Every inhabitant of planet Earth receives different doses of radiation from both natural sources and man-made ones. Extended exposure or high doses of radiation can destroy cells and cause cancer and death.
Radioactivity is the unstable position of nuclei of atoms, which is manifested in their ability to spontaneous decay, accompanied by the release of ionizing radiation. The energy of this radiation is so strong that it affects the matter, creating new ions of different signs. The damaging effect of radiation on the body starts when these ions are formed in living cells.
There are two ways of irradiation. First, if radioactive material is located outside of the body and affects it externally - it is external radiation. The second way is when radionuclides penetrate the body with air, food and water. Radiation sources are combined into two groups: natural and artificial, that is, man-made. Scientists say that the earth sources of radiation are responsible for most of the exposure suffered by people.
Natural forms of radiation fall on the Earth's surface either from space or from radioactive substances contained in the earth's crust. The intensity of the influence of space radiation depends on the altitude and latitude, therefore people living in mountainous areas and those who frequently travel by air have a greater risk of exposure.
Radiation of the Earth's crust is mainly a hazard only near the fields. Yet, radioactive particles can reach people in the form of building materials, phosphate fertilizers, and in the form of food. The cause of the radioactivity of building materials is radon - a radioactive inert gas with no color, taste or smell. Radon accumulates under the ground, and rises to the surface during mining operations or through cracks in the Earth crust.
The discovery of radioactivity served as an impetus for the application of this phenomenon. As a result, artificial radiation sources were created that are used in medicine, energy and nuclear weapons production, searching for minerals and detection of fires, agriculture and archeology. Items removed from the "forbidden" zones after accidents at nuclear power plants and some precious gems also pose a threat.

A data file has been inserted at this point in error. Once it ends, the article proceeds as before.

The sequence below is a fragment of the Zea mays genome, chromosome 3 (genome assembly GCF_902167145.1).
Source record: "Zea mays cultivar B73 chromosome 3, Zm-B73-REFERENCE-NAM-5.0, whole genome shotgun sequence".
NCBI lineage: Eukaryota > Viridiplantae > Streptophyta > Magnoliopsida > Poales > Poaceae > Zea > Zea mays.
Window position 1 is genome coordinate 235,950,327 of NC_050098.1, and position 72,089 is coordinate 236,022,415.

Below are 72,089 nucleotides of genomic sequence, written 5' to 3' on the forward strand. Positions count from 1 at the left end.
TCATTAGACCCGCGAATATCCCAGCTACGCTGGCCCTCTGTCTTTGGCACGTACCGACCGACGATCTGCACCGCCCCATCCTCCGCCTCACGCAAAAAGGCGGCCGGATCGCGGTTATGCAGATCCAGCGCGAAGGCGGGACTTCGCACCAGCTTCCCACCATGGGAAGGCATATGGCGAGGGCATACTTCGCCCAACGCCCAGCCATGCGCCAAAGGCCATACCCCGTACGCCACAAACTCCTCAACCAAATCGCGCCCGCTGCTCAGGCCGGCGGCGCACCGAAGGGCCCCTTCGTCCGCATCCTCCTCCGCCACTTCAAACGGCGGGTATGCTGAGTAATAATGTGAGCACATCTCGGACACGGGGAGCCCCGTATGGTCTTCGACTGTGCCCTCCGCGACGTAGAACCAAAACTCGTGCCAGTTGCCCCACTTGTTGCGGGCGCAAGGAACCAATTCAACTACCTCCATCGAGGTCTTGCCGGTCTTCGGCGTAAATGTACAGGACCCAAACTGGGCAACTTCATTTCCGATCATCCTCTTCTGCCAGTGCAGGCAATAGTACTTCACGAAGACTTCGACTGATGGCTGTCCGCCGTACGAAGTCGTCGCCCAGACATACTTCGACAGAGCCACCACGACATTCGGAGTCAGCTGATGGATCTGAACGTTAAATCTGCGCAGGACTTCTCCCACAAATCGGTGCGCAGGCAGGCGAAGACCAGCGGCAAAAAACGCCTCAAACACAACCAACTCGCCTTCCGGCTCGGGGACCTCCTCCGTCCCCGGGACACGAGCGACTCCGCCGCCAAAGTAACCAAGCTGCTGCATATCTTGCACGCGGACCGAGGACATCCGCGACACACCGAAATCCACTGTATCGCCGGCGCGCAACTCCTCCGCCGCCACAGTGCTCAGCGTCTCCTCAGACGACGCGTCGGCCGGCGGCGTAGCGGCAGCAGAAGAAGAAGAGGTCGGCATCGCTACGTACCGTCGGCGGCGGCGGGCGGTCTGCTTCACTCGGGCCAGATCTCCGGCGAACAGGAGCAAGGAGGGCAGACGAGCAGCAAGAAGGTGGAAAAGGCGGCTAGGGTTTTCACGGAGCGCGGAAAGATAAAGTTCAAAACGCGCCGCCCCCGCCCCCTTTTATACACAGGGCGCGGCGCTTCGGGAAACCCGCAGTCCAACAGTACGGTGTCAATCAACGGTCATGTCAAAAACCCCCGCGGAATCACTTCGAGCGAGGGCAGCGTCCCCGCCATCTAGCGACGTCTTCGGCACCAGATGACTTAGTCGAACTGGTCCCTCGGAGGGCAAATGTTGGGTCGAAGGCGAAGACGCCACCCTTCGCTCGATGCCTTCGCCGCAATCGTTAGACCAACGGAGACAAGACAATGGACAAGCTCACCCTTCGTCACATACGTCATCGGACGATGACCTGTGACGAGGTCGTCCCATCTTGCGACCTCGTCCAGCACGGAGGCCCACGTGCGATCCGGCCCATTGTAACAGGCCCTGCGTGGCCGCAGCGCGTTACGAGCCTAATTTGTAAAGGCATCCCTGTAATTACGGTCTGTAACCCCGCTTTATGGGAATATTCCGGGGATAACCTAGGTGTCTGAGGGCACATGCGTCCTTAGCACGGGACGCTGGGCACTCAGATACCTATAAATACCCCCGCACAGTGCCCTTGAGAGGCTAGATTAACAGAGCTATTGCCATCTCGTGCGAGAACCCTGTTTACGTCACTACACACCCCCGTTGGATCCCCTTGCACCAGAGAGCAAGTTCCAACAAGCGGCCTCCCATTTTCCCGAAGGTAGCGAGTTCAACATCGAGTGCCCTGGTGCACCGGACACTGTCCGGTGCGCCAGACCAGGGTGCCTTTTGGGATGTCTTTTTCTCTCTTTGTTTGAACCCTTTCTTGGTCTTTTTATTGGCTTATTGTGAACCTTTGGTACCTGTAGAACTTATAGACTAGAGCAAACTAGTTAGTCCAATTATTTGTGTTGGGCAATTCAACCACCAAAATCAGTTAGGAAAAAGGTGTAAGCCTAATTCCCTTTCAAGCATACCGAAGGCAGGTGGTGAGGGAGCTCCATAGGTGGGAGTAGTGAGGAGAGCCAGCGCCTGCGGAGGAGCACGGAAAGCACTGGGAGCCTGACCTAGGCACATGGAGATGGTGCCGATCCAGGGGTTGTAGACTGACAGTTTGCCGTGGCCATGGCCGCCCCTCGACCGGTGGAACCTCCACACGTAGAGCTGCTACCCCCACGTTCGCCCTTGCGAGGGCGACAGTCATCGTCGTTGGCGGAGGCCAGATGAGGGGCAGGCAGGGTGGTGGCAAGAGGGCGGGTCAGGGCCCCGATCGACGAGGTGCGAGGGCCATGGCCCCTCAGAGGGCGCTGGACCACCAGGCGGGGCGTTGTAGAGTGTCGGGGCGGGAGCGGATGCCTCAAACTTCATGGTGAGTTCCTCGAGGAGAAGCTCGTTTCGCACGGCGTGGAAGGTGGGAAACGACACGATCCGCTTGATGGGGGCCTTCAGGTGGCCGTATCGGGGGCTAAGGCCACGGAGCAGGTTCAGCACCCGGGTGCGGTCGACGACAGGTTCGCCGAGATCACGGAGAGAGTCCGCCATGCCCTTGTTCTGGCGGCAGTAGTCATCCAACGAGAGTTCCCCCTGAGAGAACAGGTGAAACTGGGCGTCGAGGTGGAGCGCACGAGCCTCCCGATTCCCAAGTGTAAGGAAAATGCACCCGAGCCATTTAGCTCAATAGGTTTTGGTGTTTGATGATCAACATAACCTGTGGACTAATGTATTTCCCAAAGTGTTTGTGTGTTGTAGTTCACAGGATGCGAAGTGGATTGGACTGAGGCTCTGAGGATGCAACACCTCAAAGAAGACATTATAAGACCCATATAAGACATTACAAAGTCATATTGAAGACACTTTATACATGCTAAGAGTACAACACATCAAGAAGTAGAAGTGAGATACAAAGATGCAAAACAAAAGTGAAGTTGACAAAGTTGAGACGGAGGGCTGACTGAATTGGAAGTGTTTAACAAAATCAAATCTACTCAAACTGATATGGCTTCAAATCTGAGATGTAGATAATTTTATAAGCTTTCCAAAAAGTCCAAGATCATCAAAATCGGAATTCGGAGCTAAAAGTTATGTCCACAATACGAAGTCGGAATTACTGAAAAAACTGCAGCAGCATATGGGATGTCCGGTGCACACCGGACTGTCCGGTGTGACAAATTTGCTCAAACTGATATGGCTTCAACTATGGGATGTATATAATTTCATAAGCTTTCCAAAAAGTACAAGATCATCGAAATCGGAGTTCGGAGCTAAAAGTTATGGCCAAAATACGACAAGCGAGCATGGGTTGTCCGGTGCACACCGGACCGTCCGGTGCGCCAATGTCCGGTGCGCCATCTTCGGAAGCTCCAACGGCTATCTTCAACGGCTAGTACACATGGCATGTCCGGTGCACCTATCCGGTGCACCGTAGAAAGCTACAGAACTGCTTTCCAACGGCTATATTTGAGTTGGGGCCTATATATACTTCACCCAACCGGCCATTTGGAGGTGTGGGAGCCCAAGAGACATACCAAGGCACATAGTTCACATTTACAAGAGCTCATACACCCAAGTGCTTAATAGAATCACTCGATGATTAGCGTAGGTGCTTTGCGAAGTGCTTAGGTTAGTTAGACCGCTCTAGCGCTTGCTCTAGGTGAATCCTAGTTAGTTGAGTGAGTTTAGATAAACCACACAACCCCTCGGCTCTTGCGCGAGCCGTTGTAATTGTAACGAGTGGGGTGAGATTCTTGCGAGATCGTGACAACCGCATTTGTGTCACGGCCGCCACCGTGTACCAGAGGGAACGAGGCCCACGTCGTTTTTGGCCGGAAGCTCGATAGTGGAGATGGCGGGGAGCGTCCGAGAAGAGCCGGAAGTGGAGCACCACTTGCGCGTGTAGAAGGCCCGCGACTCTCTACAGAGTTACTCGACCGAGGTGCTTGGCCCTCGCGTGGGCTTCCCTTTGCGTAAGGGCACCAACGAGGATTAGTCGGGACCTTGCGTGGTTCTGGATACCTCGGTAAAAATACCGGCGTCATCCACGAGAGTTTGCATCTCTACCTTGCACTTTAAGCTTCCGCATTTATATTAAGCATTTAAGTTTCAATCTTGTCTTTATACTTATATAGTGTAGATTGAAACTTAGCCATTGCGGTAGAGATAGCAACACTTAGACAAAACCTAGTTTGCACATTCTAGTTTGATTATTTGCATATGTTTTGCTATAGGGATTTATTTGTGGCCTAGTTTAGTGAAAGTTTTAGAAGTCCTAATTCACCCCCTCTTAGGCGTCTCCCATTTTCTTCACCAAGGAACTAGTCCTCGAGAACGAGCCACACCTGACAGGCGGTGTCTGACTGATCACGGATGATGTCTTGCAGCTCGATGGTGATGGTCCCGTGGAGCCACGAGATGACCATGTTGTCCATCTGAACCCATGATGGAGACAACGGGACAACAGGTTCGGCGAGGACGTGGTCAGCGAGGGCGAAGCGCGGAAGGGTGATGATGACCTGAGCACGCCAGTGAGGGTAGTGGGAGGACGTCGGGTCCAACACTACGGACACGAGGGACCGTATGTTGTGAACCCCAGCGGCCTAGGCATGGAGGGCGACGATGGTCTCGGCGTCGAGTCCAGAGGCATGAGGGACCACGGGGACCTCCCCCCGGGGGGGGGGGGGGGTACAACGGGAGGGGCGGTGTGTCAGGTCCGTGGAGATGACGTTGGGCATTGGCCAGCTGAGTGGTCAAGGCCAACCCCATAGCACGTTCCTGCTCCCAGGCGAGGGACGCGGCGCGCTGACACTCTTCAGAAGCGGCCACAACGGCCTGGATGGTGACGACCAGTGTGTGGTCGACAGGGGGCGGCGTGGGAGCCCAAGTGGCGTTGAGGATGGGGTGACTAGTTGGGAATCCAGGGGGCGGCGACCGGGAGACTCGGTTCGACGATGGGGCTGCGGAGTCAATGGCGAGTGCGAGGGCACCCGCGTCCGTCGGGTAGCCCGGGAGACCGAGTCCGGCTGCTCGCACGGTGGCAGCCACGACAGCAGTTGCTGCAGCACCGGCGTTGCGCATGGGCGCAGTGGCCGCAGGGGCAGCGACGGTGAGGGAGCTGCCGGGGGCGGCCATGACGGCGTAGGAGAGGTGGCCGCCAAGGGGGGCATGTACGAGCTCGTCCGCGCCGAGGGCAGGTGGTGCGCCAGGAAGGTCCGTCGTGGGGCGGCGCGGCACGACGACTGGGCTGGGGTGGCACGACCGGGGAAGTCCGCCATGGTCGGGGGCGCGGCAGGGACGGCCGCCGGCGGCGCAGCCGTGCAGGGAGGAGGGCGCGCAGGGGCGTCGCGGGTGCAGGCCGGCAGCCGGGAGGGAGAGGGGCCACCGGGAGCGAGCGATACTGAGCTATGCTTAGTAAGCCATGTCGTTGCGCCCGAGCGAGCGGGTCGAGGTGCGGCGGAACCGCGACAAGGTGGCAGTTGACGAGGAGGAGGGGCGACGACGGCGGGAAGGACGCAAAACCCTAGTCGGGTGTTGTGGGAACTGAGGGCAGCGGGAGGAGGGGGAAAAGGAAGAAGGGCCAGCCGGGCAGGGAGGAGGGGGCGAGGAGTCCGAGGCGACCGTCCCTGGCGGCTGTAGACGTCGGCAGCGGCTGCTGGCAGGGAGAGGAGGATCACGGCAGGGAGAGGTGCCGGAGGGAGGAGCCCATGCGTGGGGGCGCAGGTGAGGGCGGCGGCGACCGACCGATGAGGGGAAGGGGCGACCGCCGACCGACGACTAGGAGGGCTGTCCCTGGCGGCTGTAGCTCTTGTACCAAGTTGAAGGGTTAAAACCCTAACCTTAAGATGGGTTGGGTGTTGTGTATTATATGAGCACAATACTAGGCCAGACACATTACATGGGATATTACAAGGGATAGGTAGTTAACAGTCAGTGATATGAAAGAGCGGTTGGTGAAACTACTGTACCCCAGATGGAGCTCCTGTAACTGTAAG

In medicine, people are exposed to radiation during X-rays procedures, as well as use of radioactive substances to diagnose or treat various diseases. Ionizing radiation is also used to fight malignant diseases. Radiation therapy affects the cells of a tissue to eliminate their ability to divide and multiply.
The discovery of such phenomenon as radiation led to the creation of nuclear weapons, whose tests in the atmosphere are an additional source of exposure for the population of the Earth. For nearly 40 years the Earth's atmosphere had been strongly polluted by radioactive products of atomic and hydrogen bombs.
Nuclear power plants are also a source of radiation, as the chain reactions of fission of heavy nuclei is the basis for electricity production. One of the factors of human radiation exposure after nuclear accidents is a man-made radiation background of nuclear energy that is insignificant during normal operation of a nuclear plant. Depending on the nature of the nuclear power plant accident, radioactive substances emitted into the atmosphere penetrate the environment and are carried by air currents for various distances from the epicenter of the accident. All of the habitat, flora and fauna in the zone of explosion are subjected to irradiation. Radioactive cloud is deposited on land with rainfall.
Radiation can be released into the body in any way. Often the objects that do not cause suspicion are to blame. An effective way to protect yourself is through the use of a radiation dosimeter. This miniature device can independently monitor safety and environmental cleanliness of the space around a person and objects.
In case of a real threat of radioactive contamination the first thing one should do is to hide. It is important to take refuge in a building as quickly as possible to protect the respiratory system and the body. Staying in a room with closed windows and doors and turned off ventilation can reduce potential internal exposure. Regular cotton fabrics used as a filter reduce concentration of aerosols, gases and vapors 10 times or more. The protective properties of fabrics and paper can be increased by wetting them.
Skin can be protected from radioactive contamination by a thorough rinse, hair and nails should be disinfected by special liquids. Clothing should be destroyed.
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